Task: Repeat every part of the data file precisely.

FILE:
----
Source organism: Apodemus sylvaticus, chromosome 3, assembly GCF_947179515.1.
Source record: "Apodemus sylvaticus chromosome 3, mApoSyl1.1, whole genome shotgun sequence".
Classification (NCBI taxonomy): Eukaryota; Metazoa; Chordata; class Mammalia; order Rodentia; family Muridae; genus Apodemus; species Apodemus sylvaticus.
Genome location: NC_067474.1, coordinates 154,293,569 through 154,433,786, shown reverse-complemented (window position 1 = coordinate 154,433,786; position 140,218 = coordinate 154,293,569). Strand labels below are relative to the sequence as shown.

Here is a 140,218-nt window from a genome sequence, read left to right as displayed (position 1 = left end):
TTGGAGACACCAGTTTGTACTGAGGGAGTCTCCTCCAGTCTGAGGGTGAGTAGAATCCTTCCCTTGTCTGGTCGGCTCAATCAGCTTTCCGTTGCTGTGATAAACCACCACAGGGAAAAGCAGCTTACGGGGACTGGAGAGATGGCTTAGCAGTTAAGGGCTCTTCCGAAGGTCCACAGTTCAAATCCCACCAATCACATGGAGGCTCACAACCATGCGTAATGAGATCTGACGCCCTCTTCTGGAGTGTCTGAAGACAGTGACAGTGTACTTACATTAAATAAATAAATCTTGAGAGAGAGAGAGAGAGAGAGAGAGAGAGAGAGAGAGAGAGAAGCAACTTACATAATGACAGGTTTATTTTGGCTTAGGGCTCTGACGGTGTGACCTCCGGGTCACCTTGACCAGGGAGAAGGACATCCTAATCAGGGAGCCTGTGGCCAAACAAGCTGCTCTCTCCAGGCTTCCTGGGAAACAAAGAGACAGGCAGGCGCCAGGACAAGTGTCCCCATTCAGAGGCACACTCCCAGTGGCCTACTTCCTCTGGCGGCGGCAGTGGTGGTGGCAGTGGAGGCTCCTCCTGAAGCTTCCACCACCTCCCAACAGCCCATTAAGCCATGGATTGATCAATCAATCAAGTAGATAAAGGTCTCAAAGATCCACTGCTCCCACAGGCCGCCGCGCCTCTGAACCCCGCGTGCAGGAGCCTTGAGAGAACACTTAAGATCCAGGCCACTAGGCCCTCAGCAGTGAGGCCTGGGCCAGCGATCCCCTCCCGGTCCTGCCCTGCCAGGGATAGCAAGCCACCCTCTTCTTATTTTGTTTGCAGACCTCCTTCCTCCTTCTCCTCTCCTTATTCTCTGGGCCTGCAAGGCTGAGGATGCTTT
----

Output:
Source organism: Apodemus sylvaticus, chromosome 3, assembly GCF_947179515.1.
Source record: "Apodemus sylvaticus chromosome 3, mApoSyl1.1, whole genome shotgun sequence".
Classification (NCBI taxonomy): Eukaryota; Metazoa; Chordata; class Mammalia; order Rodentia; family Muridae; genus Apodemus; species Apodemus sylvaticus.
Genome location: NC_067474.1, coordinates 154,293,569 through 154,433,786, shown reverse-complemented (window position 1 = coordinate 154,433,786; position 140,218 = coordinate 154,293,569). Strand labels below are relative to the sequence as shown.

Here is a 140,218-nt window from a genome sequence, read left to right as displayed (position 1 = left end):
TTGGAGACACCAGTTTGTACTGAGGGAGTCTCCTCCAGTCTGAGGGTGAGTAGAATCCTTCCCTTGTCTGGTCGGCTCAATCAGCTTTCCGTTGCTGTGATAAACCACCACAGGGAAAAGCAGCTTACGGGGACTGGAGAGATGGCTTAGCAGTTAAGGGCTCTTCCGAAGGTCCACAGTTCAAATCCCACCAATCACATGGAGGCTCACAACCATGCGTAATGAGATCTGACGCCCTCTTCTGGAGTGTCTGAAGACAGTGACAGTGTACTTACATTAAATAAATAAATCTTGAGAGAGAGAGAGAGAGAGAGAGAGAGAGAGAGAGAGAGAGAAGCAACTTACATAATGACAGGTTTATTTTGGCTTAGGGCTCTGACGGTGTGACCTCCGGGTCACCTTGACCAGGGAGAAGGACATCCTAATCAGGGAGCCTGTGGCCAAACAAGCTGCTCTCTCCAGGCTTCCTGGGAAACAAAGAGACAGGCAGGCGCCAGGACAAGTGTCCCCATTCAGAGGCACACTCCCAGTGGCCTACTTCCTCTGGCGGCGGCAGTGGTGGTGGCAGTGGAGGCTCCTCCTGAAGCTTCCACCACCTCCCAACAGCCCATTAAGCCATGGATTGATCAATCAATCAAGTAGATAAAGGTCTCAAAGATCCACTGCTCCCACAGGCCGCCGCGCCTCTGAACCCCGCGTGCAGGAGCCTTGAGAGAACACTTAAGATCCAGGCCACTAGGCCCTCAGCAGTGAGGCCTGGGCCAGCGATCCCCTCCCGGTCCTGCCCTGCCAGGGATAGCAAGCCACCCTCTTCTTATTTTGTTTGCAGACCTCCTTCCTCCTTCTCCTCTCCTTATTCTCTGGGCCTGCAAGGCTGAGGATGCTTT